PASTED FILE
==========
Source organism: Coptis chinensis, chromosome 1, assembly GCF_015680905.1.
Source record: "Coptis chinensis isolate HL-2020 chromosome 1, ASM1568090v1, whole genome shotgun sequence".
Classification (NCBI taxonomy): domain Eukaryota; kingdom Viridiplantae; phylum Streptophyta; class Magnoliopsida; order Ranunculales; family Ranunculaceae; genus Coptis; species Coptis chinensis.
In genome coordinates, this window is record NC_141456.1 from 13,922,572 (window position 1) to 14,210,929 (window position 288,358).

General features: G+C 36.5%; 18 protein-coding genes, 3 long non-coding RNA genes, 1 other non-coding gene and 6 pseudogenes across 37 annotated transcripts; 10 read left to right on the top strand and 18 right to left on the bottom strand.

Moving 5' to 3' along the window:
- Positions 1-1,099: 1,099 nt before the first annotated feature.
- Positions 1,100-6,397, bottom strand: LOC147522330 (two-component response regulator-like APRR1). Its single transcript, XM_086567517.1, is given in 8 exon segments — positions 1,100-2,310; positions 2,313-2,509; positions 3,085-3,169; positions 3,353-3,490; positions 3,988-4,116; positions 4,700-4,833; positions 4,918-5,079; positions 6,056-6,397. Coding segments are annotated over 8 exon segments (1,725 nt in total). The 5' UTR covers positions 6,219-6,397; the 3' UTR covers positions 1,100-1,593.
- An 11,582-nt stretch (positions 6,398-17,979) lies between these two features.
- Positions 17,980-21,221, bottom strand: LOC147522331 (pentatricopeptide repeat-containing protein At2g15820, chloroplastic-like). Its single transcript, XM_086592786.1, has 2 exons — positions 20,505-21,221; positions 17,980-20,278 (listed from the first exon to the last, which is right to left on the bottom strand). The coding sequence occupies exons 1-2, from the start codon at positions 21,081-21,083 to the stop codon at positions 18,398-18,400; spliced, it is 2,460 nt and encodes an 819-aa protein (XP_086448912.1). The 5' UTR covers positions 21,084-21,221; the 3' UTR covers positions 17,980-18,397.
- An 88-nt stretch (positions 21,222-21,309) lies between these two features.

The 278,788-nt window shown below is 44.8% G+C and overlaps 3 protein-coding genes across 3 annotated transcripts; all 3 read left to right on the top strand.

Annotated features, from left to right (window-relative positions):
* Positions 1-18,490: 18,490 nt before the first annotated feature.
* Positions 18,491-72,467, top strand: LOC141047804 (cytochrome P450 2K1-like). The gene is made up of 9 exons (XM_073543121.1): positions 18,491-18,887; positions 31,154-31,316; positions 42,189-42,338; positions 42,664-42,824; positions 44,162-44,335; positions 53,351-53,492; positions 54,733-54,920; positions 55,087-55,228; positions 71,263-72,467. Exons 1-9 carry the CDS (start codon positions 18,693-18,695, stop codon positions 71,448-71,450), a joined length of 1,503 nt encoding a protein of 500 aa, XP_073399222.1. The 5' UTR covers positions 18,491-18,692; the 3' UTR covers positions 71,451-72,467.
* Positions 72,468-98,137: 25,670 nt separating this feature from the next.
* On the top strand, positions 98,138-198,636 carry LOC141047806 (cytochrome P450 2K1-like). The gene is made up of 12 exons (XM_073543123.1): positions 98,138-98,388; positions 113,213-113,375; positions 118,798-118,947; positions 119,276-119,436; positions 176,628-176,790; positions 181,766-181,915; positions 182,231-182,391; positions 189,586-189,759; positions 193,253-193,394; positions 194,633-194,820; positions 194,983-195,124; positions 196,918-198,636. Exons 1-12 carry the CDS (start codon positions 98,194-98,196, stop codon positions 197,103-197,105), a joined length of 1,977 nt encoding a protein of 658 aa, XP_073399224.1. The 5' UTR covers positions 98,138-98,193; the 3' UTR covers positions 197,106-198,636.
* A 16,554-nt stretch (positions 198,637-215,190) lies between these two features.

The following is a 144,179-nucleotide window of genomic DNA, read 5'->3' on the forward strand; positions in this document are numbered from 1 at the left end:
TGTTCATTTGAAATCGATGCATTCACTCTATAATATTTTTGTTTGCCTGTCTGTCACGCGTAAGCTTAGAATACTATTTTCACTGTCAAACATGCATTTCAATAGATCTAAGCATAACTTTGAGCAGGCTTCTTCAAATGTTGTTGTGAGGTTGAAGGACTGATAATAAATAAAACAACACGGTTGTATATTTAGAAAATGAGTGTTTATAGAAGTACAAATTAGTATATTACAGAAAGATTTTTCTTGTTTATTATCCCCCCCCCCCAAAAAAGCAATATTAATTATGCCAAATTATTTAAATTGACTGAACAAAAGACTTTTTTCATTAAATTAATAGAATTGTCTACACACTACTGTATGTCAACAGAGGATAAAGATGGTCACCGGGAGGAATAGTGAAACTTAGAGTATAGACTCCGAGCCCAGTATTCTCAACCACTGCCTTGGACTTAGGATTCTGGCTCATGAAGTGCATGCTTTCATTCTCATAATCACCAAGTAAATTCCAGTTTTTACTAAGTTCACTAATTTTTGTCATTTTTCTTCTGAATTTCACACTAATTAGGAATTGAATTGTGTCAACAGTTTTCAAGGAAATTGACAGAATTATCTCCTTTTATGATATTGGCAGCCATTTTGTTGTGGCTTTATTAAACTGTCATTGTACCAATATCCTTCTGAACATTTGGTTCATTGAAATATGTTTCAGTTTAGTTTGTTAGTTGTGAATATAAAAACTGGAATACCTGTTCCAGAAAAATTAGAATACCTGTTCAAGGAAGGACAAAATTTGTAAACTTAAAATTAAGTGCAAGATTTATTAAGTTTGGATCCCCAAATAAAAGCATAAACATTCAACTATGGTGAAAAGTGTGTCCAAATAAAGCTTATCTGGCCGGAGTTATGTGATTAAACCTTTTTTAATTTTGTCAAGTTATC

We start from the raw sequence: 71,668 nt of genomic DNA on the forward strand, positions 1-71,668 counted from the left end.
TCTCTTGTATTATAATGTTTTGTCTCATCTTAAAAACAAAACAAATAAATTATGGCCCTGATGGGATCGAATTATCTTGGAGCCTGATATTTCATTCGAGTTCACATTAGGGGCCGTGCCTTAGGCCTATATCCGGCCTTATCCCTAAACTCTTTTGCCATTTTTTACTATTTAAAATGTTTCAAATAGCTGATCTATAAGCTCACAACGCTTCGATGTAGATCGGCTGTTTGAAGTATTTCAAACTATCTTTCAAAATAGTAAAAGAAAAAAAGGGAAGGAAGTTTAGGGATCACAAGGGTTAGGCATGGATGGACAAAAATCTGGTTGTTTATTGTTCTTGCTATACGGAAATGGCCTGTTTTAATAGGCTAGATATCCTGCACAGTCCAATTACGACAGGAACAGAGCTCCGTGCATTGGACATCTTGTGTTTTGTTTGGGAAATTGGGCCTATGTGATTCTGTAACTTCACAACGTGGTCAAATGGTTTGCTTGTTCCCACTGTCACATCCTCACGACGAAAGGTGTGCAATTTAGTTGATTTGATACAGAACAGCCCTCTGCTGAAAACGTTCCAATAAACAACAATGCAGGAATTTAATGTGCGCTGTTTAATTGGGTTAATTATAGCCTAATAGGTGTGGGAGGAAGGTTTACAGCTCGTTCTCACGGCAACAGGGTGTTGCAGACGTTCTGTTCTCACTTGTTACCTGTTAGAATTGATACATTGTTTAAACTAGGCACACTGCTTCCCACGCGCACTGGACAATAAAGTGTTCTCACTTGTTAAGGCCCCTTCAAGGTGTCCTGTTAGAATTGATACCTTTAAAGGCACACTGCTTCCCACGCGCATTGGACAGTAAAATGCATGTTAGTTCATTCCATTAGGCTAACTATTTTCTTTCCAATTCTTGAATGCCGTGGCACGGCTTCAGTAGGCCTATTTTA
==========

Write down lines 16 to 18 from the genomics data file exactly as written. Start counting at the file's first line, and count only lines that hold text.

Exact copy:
* Positions 72,468-98,137: 25,670 nt separating this feature from the next.
* On the top strand, positions 98,138-198,636 carry LOC141047806 (cytochrome P450 2K1-like). The gene is made up of 12 exons (XM_073543123.1): positions 98,138-98,388; positions 113,213-113,375; positions 118,798-118,947; positions 119,276-119,436; positions 176,628-176,790; positions 181,766-181,915; positions 182,231-182,391; positions 189,586-189,759; positions 193,253-193,394; positions 194,633-194,820; positions 194,983-195,124; positions 196,918-198,636. Exons 1-12 carry the CDS (start codon positions 98,194-98,196, stop codon positions 197,103-197,105), a joined length of 1,977 nt encoding a protein of 658 aa, XP_073399224.1. The 5' UTR covers positions 98,138-98,193; the 3' UTR covers positions 197,106-198,636.
* A 16,554-nt stretch (positions 198,637-215,190) lies between these two features.